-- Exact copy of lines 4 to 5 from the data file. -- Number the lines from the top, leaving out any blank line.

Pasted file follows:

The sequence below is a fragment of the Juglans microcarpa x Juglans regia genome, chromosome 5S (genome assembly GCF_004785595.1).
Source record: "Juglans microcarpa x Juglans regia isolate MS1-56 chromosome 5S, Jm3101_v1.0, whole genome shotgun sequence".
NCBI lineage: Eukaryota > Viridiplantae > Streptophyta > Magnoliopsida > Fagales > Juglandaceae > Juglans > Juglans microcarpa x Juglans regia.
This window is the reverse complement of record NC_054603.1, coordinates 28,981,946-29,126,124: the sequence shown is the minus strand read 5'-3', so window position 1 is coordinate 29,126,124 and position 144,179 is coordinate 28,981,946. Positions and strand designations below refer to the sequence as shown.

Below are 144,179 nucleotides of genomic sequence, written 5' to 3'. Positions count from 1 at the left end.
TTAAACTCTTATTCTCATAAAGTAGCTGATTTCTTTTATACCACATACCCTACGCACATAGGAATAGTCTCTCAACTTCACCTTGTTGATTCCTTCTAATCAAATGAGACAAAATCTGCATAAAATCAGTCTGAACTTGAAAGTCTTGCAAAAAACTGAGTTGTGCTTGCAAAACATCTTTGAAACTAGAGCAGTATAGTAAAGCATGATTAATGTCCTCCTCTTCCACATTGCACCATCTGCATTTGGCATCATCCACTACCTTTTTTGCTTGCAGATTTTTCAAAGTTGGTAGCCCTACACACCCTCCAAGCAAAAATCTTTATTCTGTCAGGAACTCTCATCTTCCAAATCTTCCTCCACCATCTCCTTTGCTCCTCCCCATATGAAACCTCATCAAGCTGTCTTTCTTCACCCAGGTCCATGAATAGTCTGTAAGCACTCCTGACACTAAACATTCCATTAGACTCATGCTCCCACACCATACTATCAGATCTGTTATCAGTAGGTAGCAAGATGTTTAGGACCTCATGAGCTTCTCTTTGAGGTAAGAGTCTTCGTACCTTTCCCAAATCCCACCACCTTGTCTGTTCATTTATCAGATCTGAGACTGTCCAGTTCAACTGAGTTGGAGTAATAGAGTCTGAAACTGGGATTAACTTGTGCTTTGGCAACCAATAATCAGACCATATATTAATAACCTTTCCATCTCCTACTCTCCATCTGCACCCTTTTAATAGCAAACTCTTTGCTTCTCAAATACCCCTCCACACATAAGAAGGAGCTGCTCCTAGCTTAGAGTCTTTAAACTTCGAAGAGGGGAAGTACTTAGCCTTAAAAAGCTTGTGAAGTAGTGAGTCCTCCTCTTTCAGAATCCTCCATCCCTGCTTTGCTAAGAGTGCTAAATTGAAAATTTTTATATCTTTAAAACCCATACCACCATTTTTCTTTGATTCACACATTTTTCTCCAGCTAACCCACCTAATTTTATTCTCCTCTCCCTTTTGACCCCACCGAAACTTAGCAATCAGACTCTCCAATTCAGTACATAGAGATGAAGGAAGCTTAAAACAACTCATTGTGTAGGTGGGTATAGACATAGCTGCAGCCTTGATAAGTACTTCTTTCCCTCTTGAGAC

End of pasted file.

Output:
This window is the reverse complement of record NC_054603.1, coordinates 28,981,946-29,126,124: the sequence shown is the minus strand read 5'-3', so window position 1 is coordinate 29,126,124 and position 144,179 is coordinate 28,981,946. Positions and strand designations below refer to the sequence as shown.

Below are 144,179 nucleotides of genomic sequence, written 5' to 3'. Positions count from 1 at the left end.